Why do you put yogurt in naan bread? ›

Salt could be optional if you are having naan with a curry. (Cause curry usually has salt and the bread might not need it). Variations like milk or yogurt is used instead of water to make dough soft and fluffy. This would change the texture and flavor of the bread.

What is the difference between flatbread and naan? ›

Naan is another flatbread traditionally served in Indian restaurants but the difference is that there will already be a filling inside these flatbread pockets. Naan may be stuffed with curd, fresh desiccated coconut, butter, nigella seeds, and raisins.

Do Indian restaurants use yeast in naan? ›

About Naan

So most restaurants either use yeast or another leavening agent like baking powder & baking soda. If you order naan in Indian restaurants you may not find the texture & flavor to be the same in every place. Each place may have their own recipe to make these.

Can you leave naan dough to rise overnight? ›

Make the dough up to the end of Step 5 – Proof 1. Then after the dough has doubled in size, put the bowl with the dough it in the fridge overnight (I've done 24 hours). Do not punch dough down or touch it – just put it in as is. The fridge stops the dough from rising any further.

Why is naan unhealthy? ›

Skip: Naan

And like those fluffy spuds, this soft flatbread has little nutritional value. Most naan recipes call for Greek yogurt to give it that airy texture. But that's more than offset by less healthy ingredients like white flour, sugar, and oil.

Why do you sprinkle water on naan bread? ›

you put it on naans to keep them soft.

What happens if I eat naan everyday? ›

Naan is usually made from Maida ( whitest form of flour) which is not quite good for health. On the daily basis, if consumed, it can give rise to many stomach disorders like constipation and irritable bowel syndrome. It can kill your appetite giving rise to many undesirable health issues.

Why isn't my naan puffing up? ›

You need a high enough heat for the baking powder to start reacting and producing gases, and also for the water content in the dough to transform into steam – both of which contribute to the puffing action and bubble formation. If your heat is too low, the naan bread will dry out before bubbles start forming.

Why is my naan not fluffy? ›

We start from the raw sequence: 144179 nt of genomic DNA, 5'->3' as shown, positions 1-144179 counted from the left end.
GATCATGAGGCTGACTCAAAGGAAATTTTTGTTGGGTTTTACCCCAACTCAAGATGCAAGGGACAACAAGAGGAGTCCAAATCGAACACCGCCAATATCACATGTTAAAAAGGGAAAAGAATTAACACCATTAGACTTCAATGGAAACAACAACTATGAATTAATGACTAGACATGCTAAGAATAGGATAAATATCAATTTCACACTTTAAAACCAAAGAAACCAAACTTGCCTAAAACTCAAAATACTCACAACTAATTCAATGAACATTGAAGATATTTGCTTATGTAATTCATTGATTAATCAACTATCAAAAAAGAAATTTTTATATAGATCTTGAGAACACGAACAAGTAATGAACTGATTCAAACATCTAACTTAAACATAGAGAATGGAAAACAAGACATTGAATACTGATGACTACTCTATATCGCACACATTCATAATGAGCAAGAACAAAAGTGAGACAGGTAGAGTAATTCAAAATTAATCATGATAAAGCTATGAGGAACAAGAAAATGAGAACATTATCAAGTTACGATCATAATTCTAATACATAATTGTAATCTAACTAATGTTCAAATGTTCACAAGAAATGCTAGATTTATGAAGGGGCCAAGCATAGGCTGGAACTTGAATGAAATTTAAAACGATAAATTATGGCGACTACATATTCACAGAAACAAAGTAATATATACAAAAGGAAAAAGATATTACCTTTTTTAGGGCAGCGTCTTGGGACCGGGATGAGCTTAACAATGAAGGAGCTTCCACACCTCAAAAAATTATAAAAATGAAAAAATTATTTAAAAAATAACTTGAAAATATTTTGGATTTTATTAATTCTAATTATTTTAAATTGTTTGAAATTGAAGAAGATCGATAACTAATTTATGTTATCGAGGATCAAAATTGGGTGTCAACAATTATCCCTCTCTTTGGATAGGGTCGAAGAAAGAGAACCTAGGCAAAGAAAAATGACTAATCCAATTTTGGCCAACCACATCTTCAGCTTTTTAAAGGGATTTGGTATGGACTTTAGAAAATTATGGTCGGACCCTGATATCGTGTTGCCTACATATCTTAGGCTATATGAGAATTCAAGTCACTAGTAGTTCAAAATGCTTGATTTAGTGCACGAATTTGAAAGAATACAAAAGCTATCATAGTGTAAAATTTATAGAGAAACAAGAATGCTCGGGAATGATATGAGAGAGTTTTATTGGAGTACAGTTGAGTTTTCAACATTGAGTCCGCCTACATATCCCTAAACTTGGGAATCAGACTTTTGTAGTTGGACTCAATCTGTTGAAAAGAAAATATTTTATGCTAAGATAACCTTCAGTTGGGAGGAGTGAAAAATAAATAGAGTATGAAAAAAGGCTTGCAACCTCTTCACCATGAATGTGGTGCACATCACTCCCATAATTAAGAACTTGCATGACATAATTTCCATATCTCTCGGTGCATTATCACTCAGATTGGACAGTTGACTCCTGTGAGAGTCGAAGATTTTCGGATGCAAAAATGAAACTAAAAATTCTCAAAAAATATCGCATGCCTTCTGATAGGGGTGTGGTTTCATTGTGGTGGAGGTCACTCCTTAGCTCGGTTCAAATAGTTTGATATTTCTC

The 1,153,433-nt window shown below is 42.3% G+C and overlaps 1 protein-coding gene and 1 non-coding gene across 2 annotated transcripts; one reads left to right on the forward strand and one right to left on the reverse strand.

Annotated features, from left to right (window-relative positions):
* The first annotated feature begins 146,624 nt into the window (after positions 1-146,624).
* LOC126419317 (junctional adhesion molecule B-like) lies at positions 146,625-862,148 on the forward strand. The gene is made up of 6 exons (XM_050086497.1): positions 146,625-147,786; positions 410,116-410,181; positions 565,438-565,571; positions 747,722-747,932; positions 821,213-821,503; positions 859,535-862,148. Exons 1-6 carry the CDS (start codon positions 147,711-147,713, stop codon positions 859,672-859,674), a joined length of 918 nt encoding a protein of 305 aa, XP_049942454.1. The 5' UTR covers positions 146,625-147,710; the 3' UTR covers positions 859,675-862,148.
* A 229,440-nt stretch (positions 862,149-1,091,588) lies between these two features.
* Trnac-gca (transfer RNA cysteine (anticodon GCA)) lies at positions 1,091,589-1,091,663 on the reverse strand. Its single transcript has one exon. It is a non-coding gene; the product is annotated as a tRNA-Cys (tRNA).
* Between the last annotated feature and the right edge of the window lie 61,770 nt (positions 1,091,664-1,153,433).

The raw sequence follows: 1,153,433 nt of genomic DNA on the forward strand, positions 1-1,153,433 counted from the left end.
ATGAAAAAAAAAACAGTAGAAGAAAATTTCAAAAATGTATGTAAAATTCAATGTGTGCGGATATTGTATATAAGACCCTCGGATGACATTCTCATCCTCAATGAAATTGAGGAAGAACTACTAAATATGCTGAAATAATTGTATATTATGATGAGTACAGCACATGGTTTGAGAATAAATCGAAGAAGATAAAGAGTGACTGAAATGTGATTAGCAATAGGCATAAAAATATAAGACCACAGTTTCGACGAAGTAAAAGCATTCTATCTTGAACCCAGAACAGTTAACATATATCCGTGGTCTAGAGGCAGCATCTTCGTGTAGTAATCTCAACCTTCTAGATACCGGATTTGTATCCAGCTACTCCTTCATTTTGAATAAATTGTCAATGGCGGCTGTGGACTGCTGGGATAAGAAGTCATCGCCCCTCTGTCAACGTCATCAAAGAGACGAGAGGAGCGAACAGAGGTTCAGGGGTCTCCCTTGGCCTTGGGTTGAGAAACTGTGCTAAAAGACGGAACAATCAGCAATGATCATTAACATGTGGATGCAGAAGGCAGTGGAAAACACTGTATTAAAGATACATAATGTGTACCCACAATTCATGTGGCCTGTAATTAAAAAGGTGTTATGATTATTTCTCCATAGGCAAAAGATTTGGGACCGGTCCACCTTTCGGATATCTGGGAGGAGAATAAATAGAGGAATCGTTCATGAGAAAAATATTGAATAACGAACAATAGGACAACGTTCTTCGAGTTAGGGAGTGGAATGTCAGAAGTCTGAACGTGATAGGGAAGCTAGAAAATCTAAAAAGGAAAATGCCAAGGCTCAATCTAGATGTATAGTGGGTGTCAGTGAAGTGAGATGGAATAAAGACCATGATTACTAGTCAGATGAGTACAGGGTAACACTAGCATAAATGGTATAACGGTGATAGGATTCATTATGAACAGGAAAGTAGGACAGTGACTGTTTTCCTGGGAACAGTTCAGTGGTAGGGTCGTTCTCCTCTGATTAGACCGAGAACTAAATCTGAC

If you don't see the dough puffing up, you should turn up the heat under the griddle. Take the naan with thongs and turn on an adjacent gas burner. Flip the naan on top of this gas burner and leave until it's nicely charred.

What is the healthiest naan bread? ›

Opt for whole wheat naan if you're looking to maximize your health benefits, and try to serve it alongside other nutritious foods.

Which is healthier, pita or naan? ›

As stated earlier, naan is high in fat, and specifically high in saturated fats. Pita on the other hand is considered to be a low fat food. Naan does have other benefits, including a higher protein content which will keep you fuller for longer and curb cravings.

Is naan bread healthier than bread? ›

Naan bread is as healthy or unhealthy as other types of bread. This depends on your philosophy on flour. Bread has been feeding people for millennia and offers carbohydrates, protein and some vitamins. Whole grain breads are better than white bread as they offer higher vitamin levels and fibre.

What is the best type of naan bread? ›

Some of the most popular flavoured variations are plain naan, Peshwari naan, garlic and coriander naan and cheese naan. A good plain naan dough needs strong bread flour, yeast, black onion seeds, milk, and yoghurt – to give the naan that tanginess.

Which is better yeast or baking powder? ›

Unlike baking soda and baking powder, yeast is a live organism. Its biological leavening process (sometimes referred to as fermentation) takes longer and is therefore best suited for doughs that need a little more rising time.

What happens if you use baking powder instead of yeast for bread? ›

In baked goods, you can replace yeast with an equal amount of baking powder. Just keep in mind that the leavening effects of baking powder will not be as distinct as those of yeast. Baking powder causes baked goods to rise rapidly, but not to the same extent as yeast.

Why use baking powder instead of yeast? ›

The two ingredients don't only work differently but they're used in different types of recipes, too. While baking powder is used in most baked goods, including cookies, cakes or muffins, Wilk explains, yeast is used mostly for breads, including white bread, whole wheat, brioche and rye.